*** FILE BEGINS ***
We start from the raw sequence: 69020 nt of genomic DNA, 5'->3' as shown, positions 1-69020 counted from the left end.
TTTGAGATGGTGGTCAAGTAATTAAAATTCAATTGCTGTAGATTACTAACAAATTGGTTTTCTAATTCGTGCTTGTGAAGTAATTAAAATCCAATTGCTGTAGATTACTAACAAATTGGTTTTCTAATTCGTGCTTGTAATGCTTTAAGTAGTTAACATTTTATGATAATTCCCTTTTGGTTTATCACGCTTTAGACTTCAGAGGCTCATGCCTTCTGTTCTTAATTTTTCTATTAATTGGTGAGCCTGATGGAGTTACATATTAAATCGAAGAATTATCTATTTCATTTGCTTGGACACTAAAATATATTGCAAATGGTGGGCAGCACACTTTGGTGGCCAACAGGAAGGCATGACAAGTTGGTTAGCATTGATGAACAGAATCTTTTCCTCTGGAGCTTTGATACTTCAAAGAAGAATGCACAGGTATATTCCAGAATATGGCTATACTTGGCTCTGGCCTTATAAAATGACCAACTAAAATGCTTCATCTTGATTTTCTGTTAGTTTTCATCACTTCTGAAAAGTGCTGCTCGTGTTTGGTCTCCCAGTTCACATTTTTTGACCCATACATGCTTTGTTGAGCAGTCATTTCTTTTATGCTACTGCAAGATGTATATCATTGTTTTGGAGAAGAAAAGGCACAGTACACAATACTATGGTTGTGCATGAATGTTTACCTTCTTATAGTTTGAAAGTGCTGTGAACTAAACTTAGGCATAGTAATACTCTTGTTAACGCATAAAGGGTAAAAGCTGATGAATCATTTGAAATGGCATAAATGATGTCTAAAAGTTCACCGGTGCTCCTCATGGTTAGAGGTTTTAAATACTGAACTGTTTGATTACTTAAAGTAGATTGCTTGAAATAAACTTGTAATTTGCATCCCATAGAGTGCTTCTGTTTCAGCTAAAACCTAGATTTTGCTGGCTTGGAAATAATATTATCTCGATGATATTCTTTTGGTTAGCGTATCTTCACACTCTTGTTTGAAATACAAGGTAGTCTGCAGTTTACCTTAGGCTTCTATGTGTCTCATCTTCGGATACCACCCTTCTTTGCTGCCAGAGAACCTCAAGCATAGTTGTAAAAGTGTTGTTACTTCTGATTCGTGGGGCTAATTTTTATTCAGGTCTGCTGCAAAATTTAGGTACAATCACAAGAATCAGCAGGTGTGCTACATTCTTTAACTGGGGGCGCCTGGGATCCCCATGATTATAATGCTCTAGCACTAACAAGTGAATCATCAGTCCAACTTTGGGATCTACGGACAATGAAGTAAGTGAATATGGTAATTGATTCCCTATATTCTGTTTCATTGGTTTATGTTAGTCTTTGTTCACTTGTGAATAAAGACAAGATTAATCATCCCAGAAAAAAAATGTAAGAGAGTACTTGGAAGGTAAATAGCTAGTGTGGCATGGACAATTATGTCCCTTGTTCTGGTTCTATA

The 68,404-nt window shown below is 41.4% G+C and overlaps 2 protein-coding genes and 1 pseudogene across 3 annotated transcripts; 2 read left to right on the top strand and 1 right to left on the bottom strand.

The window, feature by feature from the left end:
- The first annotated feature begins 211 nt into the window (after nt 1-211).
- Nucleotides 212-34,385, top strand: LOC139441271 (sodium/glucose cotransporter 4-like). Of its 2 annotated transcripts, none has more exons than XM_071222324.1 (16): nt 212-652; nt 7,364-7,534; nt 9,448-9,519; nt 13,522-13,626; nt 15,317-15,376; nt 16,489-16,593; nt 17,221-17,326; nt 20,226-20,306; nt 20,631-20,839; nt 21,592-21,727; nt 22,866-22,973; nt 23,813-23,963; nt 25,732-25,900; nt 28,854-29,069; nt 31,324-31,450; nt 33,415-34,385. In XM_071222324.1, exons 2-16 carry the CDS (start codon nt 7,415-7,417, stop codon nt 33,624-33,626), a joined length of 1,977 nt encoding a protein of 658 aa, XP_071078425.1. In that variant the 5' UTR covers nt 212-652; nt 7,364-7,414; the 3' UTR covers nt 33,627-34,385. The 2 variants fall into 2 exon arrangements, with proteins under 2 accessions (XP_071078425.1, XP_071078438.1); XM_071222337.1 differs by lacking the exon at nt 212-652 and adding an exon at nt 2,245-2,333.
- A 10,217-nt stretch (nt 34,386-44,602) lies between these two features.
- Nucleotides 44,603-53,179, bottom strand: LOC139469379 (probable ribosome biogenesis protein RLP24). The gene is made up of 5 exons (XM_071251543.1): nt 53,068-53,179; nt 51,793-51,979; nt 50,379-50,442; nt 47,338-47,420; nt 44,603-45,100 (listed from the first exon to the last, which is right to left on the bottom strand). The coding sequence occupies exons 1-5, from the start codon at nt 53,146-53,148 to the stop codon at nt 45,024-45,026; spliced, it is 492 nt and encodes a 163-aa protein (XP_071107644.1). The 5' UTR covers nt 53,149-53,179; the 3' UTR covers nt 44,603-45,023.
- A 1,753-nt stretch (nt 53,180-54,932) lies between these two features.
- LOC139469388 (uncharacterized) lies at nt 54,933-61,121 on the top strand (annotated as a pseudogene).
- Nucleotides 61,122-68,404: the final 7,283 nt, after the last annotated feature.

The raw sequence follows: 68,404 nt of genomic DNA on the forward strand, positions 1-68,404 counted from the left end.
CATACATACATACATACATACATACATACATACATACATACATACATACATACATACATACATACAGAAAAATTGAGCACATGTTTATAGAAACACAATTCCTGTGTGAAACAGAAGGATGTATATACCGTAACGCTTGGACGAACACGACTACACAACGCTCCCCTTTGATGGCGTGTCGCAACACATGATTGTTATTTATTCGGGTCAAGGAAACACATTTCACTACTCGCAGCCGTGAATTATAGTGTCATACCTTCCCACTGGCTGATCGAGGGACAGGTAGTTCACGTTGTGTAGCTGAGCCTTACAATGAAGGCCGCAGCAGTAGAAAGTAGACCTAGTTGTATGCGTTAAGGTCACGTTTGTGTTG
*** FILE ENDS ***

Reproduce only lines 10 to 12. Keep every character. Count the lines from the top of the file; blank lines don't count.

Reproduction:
- LOC139469388 (uncharacterized) lies at nt 54,933-61,121 on the top strand (annotated as a pseudogene).
- Nucleotides 61,122-68,404: the final 7,283 nt, after the last annotated feature.

The raw sequence follows: 68,404 nt of genomic DNA on the forward strand, positions 1-68,404 counted from the left end.